Out Of Theatre

Nirbaak

Out Of Theatre
01 May, 2015 1 hr 50 mins A
Sushmita Sen, Anjan Dutt, Jisshu Sengupta, Ritwick Chakraborty
Synopsis
Nirbaak has some great camerawork and the background score, too, doesn’t meddle with the visuals and a tribute to Salvador Dali! Don’t believe it? Go, watch the film.
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  • Critic's Review
  • Times of India
Nirbaak has some great camerawork and the background score, too, doesn't meddle with the visuals and a tribute to Salvador Dali! Don't believe it? Go, watch the film.

It's a medley of four tales of silent love, involving one woman (Sushmita), three men (Anjan, Jisshu and Ritwick), a tree and a dog

Nirbaak is a numbing experience. It kind of stuns you into silence. How can someone brew up such a heady concoction of unbridled imagination and unbelievable tales and dish it out to an unsuspecting audience? Not fair.

That's not to say it is bad cinema. It boasts of some excellent camerawork, crisp editing, good background score, fine samples of acting, two decent stories and a truly beautiful sutradhaar (Sushmita). But that's about it. The rest of it just hovers a few feet above the average head-line in the theatre, bounces off the nirbaak walls and fades into silence.

The film starts on a rather good note, with Anjan Dutt playing a hyper-narcissistic loner to perfection. But, somehow, he fails to become the character. His Bow Barracks-black-shades-suede-shoes-summer-coat identity hangs heavily in the air all through his act. Result: we just see Anjan Dutt French kissing his mirror image, emptying a whole can of deo on himself and even masturbating on bed, fantasizing about... yes, Anjan Dutt. A little tweaking with his done-to-death signature wardrobe would have made a big difference.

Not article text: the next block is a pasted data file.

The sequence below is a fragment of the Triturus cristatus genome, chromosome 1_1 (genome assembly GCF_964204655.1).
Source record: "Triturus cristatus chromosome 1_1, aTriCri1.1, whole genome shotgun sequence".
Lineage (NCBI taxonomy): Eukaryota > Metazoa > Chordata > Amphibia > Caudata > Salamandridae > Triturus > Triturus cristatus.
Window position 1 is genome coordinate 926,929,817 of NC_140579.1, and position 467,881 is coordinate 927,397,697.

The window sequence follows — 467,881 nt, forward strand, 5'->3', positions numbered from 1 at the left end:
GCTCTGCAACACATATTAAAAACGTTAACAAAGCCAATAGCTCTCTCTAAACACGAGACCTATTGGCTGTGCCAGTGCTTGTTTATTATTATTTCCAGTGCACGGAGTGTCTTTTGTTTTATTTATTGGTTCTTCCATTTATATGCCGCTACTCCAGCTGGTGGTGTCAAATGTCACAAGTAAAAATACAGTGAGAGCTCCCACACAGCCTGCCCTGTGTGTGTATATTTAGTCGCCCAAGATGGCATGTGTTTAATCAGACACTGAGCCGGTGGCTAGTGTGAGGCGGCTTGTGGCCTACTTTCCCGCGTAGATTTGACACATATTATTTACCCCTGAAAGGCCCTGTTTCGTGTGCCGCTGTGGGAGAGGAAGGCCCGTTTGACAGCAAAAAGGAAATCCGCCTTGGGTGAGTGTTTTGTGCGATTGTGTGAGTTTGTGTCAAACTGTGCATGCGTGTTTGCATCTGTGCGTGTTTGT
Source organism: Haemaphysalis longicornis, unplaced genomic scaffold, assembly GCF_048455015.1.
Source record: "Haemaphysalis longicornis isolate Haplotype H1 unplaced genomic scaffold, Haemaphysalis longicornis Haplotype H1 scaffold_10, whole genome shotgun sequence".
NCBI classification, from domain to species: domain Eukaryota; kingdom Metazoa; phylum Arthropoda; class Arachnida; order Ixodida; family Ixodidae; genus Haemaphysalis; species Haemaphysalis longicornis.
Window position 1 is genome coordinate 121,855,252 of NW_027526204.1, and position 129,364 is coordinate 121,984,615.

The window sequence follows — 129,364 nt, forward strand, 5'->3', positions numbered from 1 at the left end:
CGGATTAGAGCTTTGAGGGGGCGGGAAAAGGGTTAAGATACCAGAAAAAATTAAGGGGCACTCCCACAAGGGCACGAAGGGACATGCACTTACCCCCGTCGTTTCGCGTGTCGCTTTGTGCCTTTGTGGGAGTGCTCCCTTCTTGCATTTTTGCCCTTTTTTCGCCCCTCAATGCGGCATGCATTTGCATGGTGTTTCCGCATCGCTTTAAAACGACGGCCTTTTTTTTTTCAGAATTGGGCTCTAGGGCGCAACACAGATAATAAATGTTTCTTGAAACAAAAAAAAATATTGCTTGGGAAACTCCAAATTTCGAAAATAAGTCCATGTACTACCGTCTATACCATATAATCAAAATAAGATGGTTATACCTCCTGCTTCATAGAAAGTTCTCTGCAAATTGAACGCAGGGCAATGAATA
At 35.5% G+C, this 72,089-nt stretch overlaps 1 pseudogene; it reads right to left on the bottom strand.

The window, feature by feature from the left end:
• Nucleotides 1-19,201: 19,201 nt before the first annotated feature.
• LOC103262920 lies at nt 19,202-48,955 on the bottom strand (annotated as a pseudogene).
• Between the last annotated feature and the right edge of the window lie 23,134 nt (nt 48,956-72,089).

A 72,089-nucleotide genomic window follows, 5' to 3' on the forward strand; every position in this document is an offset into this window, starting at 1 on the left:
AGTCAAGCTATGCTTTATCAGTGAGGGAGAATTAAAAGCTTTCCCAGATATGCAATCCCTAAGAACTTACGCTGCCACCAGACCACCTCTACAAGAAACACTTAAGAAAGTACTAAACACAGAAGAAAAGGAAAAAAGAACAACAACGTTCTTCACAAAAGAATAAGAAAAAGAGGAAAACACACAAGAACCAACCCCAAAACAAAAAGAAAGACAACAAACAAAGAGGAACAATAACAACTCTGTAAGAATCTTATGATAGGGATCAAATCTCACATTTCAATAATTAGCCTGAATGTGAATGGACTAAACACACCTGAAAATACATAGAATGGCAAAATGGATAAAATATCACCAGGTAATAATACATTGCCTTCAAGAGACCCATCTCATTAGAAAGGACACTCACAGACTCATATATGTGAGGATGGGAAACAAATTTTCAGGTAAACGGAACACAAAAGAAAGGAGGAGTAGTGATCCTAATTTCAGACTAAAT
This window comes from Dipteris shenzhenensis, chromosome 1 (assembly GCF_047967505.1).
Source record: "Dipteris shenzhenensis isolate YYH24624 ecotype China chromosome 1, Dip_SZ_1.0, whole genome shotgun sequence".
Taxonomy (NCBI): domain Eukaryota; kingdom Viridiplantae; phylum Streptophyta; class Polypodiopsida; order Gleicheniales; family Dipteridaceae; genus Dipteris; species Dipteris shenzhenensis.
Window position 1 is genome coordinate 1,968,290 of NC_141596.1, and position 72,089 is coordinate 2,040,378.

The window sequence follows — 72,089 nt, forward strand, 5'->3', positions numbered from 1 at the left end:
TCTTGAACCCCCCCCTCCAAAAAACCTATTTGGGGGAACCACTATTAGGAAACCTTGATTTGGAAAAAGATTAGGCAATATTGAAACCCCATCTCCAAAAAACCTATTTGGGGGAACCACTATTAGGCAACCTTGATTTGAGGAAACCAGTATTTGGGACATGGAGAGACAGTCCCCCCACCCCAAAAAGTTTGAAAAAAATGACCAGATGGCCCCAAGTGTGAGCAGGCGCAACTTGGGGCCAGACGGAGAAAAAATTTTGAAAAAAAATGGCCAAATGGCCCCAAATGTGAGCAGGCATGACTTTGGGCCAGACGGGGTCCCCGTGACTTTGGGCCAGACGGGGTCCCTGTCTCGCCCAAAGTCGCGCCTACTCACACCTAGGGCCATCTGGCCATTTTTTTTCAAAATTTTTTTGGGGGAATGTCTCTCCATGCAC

Then comes the shocking story of a tree in love — a tree that fantasizes about Sushmita dancing and seems to have an orgasm watching her sleep on a bench under it. Really? The other two stories are much gentler on your gastric juices, but the abrupt ends to all four tales kind of grate on one's nerves, especially the constant strain on different body systems. Why put a rather normal woman among a set of rather unnerving characters, each tottering on the verge of insanity? For instance, Ritwick whiles away minutes gazing lovingly at a frozen corpse and even brushing its hair. The only two normal characters in the scheme of things — Sushmita and Jisshu — are, again, on a short leash when it comes to displaying their acting prowess. Except for a short burst of passion and a snappy display of anger, Jisshu hardly gets any scope to act to his potential. Same goes for his onscreen ladylove, Sushmita.

Nirbaak has some great camerawork and the background score, too, doesn't meddle with the visuals. Yes, there are a few goof-ups, like the shot after a storm that ravages the 'tree in love'. It's apparent that the broken branches have been sourced from somewhere else. After all, a storm can break branches, but it cannot strip off every leaf. Nor can it turn the branches dry. A dog can push down the handle of a car door to open it. But modern luxury sedans don't have push handles. Can a dog really pull a small semi-concealed latch to open the car door? But the pertinent question is, can a tree have an orgasm? A scene seemed to suggest just that. And all this is a tribute to Salvador Dali! Don't believe it? Go, watch the film.
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